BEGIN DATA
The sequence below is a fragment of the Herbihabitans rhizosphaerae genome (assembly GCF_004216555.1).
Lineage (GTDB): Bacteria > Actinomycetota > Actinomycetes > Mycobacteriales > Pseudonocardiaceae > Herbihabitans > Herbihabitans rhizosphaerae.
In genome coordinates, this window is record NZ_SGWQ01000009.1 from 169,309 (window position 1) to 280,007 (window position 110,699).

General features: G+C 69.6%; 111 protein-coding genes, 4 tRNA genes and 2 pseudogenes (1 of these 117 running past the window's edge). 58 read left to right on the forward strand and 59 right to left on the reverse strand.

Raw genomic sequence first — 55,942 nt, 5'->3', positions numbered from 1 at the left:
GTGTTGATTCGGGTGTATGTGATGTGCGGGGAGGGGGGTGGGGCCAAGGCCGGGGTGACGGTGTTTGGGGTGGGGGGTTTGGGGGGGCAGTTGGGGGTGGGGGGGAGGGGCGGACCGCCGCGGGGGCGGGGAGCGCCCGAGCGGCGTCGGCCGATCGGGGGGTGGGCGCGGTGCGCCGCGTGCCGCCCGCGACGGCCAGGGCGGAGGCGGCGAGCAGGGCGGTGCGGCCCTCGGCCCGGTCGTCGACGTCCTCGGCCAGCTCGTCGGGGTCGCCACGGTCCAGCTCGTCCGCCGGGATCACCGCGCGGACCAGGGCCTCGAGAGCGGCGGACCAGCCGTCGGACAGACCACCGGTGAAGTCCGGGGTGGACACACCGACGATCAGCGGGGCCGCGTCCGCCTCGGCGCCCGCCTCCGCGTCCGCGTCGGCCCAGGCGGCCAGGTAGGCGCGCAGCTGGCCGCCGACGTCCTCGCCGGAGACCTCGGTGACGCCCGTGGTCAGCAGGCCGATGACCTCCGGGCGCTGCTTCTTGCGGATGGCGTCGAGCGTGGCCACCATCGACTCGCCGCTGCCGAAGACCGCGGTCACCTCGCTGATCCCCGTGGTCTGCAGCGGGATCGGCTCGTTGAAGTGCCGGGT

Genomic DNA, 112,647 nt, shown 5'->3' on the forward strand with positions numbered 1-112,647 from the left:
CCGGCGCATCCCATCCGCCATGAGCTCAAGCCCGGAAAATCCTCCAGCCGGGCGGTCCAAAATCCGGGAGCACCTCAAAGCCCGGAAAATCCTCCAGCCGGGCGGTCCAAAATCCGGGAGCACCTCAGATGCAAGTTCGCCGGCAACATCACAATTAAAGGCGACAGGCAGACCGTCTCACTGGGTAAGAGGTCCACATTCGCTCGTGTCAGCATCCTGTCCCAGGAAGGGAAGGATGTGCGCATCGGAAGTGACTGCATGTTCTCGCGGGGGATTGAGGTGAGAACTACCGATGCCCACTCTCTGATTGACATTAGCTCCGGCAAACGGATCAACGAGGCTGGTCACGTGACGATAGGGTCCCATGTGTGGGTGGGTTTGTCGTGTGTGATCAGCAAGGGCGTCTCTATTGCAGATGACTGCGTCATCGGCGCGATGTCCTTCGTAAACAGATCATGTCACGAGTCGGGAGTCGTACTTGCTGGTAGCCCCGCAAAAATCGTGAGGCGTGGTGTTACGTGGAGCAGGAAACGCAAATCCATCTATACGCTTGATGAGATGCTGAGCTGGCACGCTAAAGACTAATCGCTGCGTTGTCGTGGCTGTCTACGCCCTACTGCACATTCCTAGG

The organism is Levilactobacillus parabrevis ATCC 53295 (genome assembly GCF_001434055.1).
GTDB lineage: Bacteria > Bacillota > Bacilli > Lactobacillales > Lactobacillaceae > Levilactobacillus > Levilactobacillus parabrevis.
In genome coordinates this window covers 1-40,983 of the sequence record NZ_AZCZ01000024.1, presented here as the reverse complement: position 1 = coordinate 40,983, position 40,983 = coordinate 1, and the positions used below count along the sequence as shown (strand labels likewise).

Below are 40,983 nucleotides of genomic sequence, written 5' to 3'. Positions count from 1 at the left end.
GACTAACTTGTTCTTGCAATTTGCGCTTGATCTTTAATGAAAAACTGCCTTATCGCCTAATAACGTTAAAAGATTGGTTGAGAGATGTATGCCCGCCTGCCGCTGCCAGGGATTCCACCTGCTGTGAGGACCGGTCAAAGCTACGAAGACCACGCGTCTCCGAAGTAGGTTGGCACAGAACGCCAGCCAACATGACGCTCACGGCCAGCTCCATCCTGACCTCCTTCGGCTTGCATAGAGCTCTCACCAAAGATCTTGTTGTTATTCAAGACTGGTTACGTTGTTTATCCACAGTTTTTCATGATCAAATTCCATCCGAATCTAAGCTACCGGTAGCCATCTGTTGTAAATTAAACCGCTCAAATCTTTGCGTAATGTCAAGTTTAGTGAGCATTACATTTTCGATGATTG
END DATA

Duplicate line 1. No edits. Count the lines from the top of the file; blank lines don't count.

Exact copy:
The sequence below is a fragment of the Herbihabitans rhizosphaerae genome (assembly GCF_004216555.1).